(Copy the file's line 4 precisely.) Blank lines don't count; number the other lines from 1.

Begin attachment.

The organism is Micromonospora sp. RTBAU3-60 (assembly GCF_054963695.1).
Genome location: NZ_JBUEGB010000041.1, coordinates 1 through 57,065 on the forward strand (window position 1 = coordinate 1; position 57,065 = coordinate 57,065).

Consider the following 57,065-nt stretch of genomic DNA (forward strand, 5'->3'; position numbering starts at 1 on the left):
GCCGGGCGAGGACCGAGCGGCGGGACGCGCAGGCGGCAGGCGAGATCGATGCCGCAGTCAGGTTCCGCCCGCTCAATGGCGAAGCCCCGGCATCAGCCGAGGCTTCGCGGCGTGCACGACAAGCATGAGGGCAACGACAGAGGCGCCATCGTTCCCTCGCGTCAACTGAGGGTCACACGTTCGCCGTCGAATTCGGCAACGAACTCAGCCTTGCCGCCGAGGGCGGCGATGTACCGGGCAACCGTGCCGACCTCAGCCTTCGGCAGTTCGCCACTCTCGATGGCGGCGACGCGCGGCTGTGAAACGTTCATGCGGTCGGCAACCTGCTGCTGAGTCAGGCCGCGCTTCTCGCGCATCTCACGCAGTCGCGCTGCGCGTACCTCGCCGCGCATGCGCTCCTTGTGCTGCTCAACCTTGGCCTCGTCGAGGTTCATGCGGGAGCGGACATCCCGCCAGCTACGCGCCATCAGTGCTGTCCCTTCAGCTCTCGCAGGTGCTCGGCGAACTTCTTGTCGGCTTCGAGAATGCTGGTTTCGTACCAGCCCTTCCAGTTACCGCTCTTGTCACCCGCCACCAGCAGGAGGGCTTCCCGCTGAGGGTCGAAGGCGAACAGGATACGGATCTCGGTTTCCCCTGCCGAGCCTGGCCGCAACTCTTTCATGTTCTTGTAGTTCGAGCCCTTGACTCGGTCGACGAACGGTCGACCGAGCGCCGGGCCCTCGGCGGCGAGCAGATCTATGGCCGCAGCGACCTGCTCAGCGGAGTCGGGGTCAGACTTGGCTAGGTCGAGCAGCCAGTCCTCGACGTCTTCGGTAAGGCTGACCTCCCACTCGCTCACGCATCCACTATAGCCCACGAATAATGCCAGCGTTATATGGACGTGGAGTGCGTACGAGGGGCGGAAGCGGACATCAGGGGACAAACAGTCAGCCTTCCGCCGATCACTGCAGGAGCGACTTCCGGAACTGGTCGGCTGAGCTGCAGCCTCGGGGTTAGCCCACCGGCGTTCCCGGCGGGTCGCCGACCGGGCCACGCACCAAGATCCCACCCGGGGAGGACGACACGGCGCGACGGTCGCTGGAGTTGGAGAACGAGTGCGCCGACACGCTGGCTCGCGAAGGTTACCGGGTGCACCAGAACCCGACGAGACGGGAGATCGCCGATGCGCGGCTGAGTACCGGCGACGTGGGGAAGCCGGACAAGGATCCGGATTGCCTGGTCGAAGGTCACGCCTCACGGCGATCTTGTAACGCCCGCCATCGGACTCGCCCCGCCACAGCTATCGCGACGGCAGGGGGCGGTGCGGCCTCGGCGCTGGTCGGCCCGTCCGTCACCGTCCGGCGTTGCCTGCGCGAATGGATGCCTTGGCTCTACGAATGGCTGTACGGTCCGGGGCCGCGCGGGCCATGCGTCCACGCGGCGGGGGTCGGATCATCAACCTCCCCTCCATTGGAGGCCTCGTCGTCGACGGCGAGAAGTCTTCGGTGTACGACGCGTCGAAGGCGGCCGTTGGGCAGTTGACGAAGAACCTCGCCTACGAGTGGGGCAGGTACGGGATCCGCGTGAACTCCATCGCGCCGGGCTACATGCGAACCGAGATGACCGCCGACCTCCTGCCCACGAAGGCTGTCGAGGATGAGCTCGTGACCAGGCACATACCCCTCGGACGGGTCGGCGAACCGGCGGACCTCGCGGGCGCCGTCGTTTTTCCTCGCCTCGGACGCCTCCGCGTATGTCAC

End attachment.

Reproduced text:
GCCGGGCGAGGACCGAGCGGCGGGACGCGCAGGCGGCAGGCGAGATCGATGCCGCAGTCAGGTTCCGCCCGCTCAATGGCGAAGCCCCGGCATCAGCCGAGGCTTCGCGGCGTGCACGACAAGCATGAGGGCAACGACAGAGGCGCCATCGTTCCCTCGCGTCAACTGAGGGTCACACGTTCGCCGTCGAATTCGGCAACGAACTCAGCCTTGCCGCCGAGGGCGGCGATGTACCGGGCAACCGTGCCGACCTCAGCCTTCGGCAGTTCGCCACTCTCGATGGCGGCGACGCGCGGCTGTGAAACGTTCATGCGGTCGGCAACCTGCTGCTGAGTCAGGCCGCGCTTCTCGCGCATCTCACGCAGTCGCGCTGCGCGTACCTCGCCGCGCATGCGCTCCTTGTGCTGCTCAACCTTGGCCTCGTCGAGGTTCATGCGGGAGCGGACATCCCGCCAGCTACGCGCCATCAGTGCTGTCCCTTCAGCTCTCGCAGGTGCTCGGCGAACTTCTTGTCGGCTTCGAGAATGCTGGTTTCGTACCAGCCCTTCCAGTTACCGCTCTTGTCACCCGCCACCAGCAGGAGGGCTTCCCGCTGAGGGTCGAAGGCGAACAGGATACGGATCTCGGTTTCCCCTGCCGAGCCTGGCCGCAACTCTTTCATGTTCTTGTAGTTCGAGCCCTTGACTCGGTCGACGAACGGTCGACCGAGCGCCGGGCCCTCGGCGGCGAGCAGATCTATGGCCGCAGCGACCTGCTCAGCGGAGTCGGGGTCAGACTTGGCTAGGTCGAGCAGCCAGTCCTCGACGTCTTCGGTAAGGCTGACCTCCCACTCGCTCACGCATCCACTATAGCCCACGAATAATGCCAGCGTTATATGGACGTGGAGTGCGTACGAGGGGCGGAAGCGGACATCAGGGGACAAACAGTCAGCCTTCCGCCGATCACTGCAGGAGCGACTTCCGGAACTGGTCGGCTGAGCTGCAGCCTCGGGGTTAGCCCACCGGCGTTCCCGGCGGGTCGCCGACCGGGCCACGCACCAAGATCCCACCCGGGGAGGACGACACGGCGCGACGGTCGCTGGAGTTGGAGAACGAGTGCGCCGACACGCTGGCTCGCGAAGGTTACCGGGTGCACCAGAACCCGACGAGACGGGAGATCGCCGATGCGCGGCTGAGTACCGGCGACGTGGGGAAGCCGGACAAGGATCCGGATTGCCTGGTCGAAGGTCACGCCTCACGGCGATCTTGTAACGCCCGCCATCGGACTCGCCCCGCCACAGCTATCGCGACGGCAGGGGGCGGTGCGGCCTCGGCGCTGGTCGGCCCGTCCGTCACCGTCCGGCGTTGCCTGCGCGAATGGATGCCTTGGCTCTACGAATGGCTGTACGGTCCGGGGCCGCGCGGGCCATGCGTCCACGCGGCGGGGGTCGGATCATCAACCTCCCCTCCATTGGAGGCCTCGTCGTCGACGGCGAGAAGTCTTCGGTGTACGACGCGTCGAAGGCGGCCGTTGGGCAGTTGACGAAGAACCTCGCCTACGAGTGGGGCAGGTACGGGATCCGCGTGAACTCCATCGCGCCGGGCTACATGCGAACCGAGATGACCGCCGACCTCCTGCCCACGAAGGCTGTCGAGGATGAGCTCGTGACCAGGCACATACCCCTCGGACGGGTCGGCGAACCGGCGGACCTCGCGGGCGCCGTCGTTTTTCCTCGCCTCGGACGCCTCCGCGTATGTCAC